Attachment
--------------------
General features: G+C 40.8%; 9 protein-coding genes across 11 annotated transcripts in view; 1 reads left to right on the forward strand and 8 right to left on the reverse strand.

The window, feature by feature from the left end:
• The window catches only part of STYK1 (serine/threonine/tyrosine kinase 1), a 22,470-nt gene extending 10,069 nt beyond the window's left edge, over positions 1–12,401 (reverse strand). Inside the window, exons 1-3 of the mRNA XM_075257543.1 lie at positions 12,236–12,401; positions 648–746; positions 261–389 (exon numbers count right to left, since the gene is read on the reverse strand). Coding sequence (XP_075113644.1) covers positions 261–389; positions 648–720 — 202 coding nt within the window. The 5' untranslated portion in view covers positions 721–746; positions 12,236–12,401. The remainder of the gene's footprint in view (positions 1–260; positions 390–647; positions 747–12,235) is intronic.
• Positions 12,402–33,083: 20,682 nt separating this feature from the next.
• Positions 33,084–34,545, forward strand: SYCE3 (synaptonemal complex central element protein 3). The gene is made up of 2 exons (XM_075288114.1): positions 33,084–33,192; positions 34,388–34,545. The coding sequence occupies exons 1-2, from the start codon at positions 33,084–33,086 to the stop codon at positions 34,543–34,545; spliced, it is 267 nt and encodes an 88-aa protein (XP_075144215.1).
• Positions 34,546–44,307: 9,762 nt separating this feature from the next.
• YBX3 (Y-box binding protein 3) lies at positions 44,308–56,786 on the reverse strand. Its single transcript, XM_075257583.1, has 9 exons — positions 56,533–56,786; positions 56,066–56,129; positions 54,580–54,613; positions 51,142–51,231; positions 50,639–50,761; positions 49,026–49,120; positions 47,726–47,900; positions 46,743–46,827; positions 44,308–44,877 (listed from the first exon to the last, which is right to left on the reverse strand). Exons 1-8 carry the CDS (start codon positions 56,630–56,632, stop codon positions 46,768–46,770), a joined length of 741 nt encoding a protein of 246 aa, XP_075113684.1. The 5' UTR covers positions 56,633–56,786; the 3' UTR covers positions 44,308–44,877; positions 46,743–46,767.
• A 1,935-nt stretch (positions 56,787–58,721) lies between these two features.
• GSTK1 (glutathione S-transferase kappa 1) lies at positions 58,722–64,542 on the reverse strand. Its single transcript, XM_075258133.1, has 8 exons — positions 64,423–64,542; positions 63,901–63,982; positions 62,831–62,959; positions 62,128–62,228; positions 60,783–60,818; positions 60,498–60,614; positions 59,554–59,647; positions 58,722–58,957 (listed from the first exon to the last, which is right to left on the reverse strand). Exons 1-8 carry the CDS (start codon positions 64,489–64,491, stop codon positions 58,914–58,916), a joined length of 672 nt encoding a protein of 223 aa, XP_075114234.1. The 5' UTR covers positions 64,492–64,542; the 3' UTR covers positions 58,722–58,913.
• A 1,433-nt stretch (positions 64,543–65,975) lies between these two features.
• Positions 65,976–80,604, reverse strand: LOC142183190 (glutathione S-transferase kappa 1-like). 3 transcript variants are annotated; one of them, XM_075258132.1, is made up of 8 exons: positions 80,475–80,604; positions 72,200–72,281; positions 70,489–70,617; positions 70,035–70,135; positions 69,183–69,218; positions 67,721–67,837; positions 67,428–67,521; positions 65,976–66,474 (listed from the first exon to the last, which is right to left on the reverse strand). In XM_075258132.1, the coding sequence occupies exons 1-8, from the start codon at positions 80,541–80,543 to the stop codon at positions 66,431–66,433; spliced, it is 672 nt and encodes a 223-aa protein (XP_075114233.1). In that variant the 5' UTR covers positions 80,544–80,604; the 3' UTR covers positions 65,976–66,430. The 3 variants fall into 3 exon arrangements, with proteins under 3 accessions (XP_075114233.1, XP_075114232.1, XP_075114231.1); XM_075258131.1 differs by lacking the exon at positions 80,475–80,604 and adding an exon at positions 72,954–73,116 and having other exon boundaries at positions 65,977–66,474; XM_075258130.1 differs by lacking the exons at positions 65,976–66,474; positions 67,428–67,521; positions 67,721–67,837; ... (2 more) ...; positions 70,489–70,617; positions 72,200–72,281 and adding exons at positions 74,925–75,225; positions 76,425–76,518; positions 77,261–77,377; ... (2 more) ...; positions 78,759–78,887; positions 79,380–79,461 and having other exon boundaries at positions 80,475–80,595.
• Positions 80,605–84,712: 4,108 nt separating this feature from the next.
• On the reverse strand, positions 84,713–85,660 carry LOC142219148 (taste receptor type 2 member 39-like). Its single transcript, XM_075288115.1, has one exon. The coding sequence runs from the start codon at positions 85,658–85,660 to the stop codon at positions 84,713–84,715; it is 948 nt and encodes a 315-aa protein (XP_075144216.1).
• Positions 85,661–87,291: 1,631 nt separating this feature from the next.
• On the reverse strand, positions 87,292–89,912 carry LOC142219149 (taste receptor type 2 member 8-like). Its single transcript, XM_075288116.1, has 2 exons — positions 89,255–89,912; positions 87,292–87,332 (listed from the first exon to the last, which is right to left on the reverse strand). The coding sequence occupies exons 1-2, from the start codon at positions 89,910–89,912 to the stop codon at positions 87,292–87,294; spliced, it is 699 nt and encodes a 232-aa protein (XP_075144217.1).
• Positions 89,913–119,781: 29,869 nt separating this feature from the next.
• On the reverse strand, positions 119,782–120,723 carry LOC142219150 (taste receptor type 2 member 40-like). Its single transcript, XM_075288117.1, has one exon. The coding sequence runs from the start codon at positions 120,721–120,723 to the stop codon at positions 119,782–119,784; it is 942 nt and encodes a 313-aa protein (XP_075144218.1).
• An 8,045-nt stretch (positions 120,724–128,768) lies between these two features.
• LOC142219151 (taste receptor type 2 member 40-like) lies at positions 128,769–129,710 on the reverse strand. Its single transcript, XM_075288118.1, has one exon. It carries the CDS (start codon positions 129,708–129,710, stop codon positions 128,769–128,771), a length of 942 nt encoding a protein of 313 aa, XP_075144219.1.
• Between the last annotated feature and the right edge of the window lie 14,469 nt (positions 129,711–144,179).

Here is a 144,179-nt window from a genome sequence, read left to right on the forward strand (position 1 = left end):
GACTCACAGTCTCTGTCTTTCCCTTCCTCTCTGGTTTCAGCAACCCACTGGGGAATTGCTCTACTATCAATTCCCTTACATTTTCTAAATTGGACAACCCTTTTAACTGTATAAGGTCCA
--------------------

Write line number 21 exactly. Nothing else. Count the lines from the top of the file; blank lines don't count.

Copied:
Here is a 144,179-nt window from a genome sequence, read left to right on the forward strand (position 1 = left end):